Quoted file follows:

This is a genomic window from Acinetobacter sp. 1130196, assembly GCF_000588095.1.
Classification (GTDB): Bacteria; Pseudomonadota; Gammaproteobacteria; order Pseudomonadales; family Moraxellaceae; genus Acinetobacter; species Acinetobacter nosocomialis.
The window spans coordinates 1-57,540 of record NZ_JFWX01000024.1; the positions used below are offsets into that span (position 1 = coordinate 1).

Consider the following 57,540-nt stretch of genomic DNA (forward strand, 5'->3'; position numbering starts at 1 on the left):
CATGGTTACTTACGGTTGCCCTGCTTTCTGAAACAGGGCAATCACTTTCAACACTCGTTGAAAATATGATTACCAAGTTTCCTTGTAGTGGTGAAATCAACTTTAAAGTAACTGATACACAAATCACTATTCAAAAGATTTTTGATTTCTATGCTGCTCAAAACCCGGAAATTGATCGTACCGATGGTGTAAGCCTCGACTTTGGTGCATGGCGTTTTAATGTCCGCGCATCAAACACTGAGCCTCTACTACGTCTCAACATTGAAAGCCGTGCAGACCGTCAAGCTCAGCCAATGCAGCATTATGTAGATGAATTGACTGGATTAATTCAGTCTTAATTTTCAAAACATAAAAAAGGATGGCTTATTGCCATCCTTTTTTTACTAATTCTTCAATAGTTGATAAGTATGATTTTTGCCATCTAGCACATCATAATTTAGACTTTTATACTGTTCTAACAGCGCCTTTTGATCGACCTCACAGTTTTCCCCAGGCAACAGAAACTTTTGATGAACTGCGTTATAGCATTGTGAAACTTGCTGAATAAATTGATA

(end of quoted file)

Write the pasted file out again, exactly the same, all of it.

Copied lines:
This is a genomic window from Acinetobacter sp. 1130196, assembly GCF_000588095.1.
Classification (GTDB): Bacteria; Pseudomonadota; Gammaproteobacteria; order Pseudomonadales; family Moraxellaceae; genus Acinetobacter; species Acinetobacter nosocomialis.
The window spans coordinates 1-57,540 of record NZ_JFWX01000024.1; the positions used below are offsets into that span (position 1 = coordinate 1).

Consider the following 57,540-nt stretch of genomic DNA (forward strand, 5'->3'; position numbering starts at 1 on the left):
CATGGTTACTTACGGTTGCCCTGCTTTCTGAAACAGGGCAATCACTTTCAACACTCGTTGAAAATATGATTACCAAGTTTCCTTGTAGTGGTGAAATCAACTTTAAAGTAACTGATACACAAATCACTATTCAAAAGATTTTTGATTTCTATGCTGCTCAAAACCCGGAAATTGATCGTACCGATGGTGTAAGCCTCGACTTTGGTGCATGGCGTTTTAATGTCCGCGCATCAAACACTGAGCCTCTACTACGTCTCAACATTGAAAGCCGTGCAGACCGTCAAGCTCAGCCAATGCAGCATTATGTAGATGAATTGACTGGATTAATTCAGTCTTAATTTTCAAAACATAAAAAAGGATGGCTTATTGCCATCCTTTTTTTACTAATTCTTCAATAGTTGATAAGTATGATTTTTGCCATCTAGCACATCATAATTTAGACTTTTATACTGTTCTAACAGCGCCTTTTGATCGACCTCACAGTTTTCCCCAGGCAACAGAAACTTTTGATGAACTGCGTTATAGCATTGTGAAACTTGCTGAATAAATTGATA